As a theology student you have the privilege of getting to study the Bible as part of your degree. The way you treat this privilege will be noticed by your course mates. Do you pray before you open the Bible? Even in an academic setting? This doesn’t need to be out loud, but a short prayer, in your head every time you open up God’s Word to study it will change your attitude towards your studies.
Try to share your enthusiasm. When something that you’re studying excites you, try to talk about it with your course mates. Ask them what they think about it, whether they find it intriguing. Your mates will notice how different your attitude towards the Bible is compared to their own. There is something incredibly attractive about delighting in the texts you get to study as the very words of God, not just a textbook to examined and analysed.
Something I noticed as a theology student, and I’ve been noticing more and more over the years since then, is just how little knowledge people have of the Bible, even those coming to study theology. This actually offers us a huge opportunity as Christians who do know and love God’s Word.
Can you be the mate who others know they can come to, to get their head around chunks of scripture? What about a Bible overview event put on by theologians in the CU that aims to share the gospel and give your mates some helpful notes for their revision?
Engaging with other beliefs:
In most theology courses you will be given the opportunity to engage with other religions and systems of belief. Some courses may in fact require this. Where that opportunity is on offer, think hard about taking it.
I loved getting to study Islam at uni and it made for rich conversations with my Muslim friends. I would seek their help to understand what I was reading and the content of my study each week offered the opportunity to talk about their faith and mine.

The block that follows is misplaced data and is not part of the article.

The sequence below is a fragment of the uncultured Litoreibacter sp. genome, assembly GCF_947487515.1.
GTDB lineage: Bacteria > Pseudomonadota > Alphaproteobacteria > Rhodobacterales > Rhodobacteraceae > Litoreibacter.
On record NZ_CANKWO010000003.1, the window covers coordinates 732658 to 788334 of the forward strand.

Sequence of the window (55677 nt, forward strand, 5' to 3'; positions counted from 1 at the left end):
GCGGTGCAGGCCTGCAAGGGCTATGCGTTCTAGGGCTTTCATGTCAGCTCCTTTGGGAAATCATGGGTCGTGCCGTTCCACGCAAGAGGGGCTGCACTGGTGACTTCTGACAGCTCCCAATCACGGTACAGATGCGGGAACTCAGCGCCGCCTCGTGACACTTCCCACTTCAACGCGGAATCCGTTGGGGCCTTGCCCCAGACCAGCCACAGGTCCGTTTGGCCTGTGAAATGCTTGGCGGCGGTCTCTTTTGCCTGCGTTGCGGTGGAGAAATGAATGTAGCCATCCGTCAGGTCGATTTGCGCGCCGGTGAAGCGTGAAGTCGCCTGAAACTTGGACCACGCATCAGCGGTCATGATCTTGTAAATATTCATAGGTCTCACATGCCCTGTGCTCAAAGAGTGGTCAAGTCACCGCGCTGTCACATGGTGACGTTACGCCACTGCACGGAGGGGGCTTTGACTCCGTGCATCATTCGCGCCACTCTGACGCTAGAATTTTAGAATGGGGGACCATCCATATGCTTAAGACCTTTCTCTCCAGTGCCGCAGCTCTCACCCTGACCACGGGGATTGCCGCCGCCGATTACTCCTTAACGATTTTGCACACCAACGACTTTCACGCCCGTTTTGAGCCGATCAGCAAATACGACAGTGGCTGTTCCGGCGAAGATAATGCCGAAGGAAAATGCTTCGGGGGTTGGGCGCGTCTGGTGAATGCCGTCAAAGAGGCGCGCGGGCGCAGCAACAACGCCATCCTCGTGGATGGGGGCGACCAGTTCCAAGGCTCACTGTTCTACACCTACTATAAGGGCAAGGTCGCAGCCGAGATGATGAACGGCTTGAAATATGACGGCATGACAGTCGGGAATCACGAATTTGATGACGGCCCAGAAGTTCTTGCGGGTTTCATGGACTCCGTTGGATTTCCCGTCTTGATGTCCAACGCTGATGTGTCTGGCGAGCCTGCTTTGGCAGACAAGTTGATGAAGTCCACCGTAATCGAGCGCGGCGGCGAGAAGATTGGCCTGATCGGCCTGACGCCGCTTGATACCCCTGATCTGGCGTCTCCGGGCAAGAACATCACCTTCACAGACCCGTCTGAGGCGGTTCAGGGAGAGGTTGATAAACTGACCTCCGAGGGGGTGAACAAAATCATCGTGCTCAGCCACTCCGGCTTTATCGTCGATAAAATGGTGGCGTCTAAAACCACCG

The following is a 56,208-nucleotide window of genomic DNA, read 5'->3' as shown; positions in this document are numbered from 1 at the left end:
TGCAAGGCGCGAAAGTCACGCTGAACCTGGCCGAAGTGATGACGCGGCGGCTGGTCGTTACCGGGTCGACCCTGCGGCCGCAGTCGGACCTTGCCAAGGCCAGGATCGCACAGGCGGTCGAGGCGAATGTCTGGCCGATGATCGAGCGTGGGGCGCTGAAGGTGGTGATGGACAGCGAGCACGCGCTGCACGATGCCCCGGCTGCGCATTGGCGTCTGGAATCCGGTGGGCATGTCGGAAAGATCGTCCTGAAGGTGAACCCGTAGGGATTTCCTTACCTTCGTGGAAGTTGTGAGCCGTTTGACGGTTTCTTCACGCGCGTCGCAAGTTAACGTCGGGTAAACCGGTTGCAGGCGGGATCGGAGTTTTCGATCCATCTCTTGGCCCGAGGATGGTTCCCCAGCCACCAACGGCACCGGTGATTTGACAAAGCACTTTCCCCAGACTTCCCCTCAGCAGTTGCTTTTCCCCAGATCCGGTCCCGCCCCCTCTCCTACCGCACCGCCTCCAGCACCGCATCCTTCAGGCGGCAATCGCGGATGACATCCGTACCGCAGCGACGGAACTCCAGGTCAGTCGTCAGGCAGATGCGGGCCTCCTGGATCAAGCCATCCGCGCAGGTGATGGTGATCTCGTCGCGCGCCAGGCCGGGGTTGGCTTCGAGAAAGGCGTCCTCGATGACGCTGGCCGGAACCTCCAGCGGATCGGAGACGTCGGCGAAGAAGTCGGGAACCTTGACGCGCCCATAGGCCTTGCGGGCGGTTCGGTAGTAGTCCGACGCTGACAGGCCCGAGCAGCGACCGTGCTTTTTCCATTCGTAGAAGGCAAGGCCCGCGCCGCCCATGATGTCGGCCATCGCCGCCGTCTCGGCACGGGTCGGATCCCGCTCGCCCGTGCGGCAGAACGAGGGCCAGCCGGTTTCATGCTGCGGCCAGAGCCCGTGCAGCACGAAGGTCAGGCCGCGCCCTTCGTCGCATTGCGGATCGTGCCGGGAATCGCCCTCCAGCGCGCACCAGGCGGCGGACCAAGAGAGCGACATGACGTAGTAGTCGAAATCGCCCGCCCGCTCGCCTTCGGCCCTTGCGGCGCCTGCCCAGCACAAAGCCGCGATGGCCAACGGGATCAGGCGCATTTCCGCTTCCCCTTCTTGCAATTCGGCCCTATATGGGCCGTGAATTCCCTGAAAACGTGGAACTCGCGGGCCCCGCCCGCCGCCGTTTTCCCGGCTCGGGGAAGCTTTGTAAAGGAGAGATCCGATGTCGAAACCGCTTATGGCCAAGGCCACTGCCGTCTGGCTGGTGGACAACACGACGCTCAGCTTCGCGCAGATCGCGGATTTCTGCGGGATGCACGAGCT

People come to study theology for all sorts of reasons, many because they believe in a god or many gods. Stay in the habit of asking that question ‘why theology?’ And be interested in the answers that people give, trying to engage with their worldview and share something of your own hope. The theology faculty is perhaps the most natural environment on campus for these conversations to take place.
‘So, why are you studying theology?’
Being a theology student offers a huge range of opportunities to learn and grow in your faith whilst at university. You’ll be challenged, excited, gripped by the Bible in new ways, perhaps even encouraged to engage with Biblical Greek and Hebrew. Do take every opportunity that comes. Wrestle with scripture, God’s word can handle your questions; rejoice in your study of the saints of the past that one day you will meet in glory, but don’t overlook the greatest of opportunities you’ll be met with. Perhaps you’re studying theology, at least in part, to share the hope that you have in the one who grants our restless souls rest.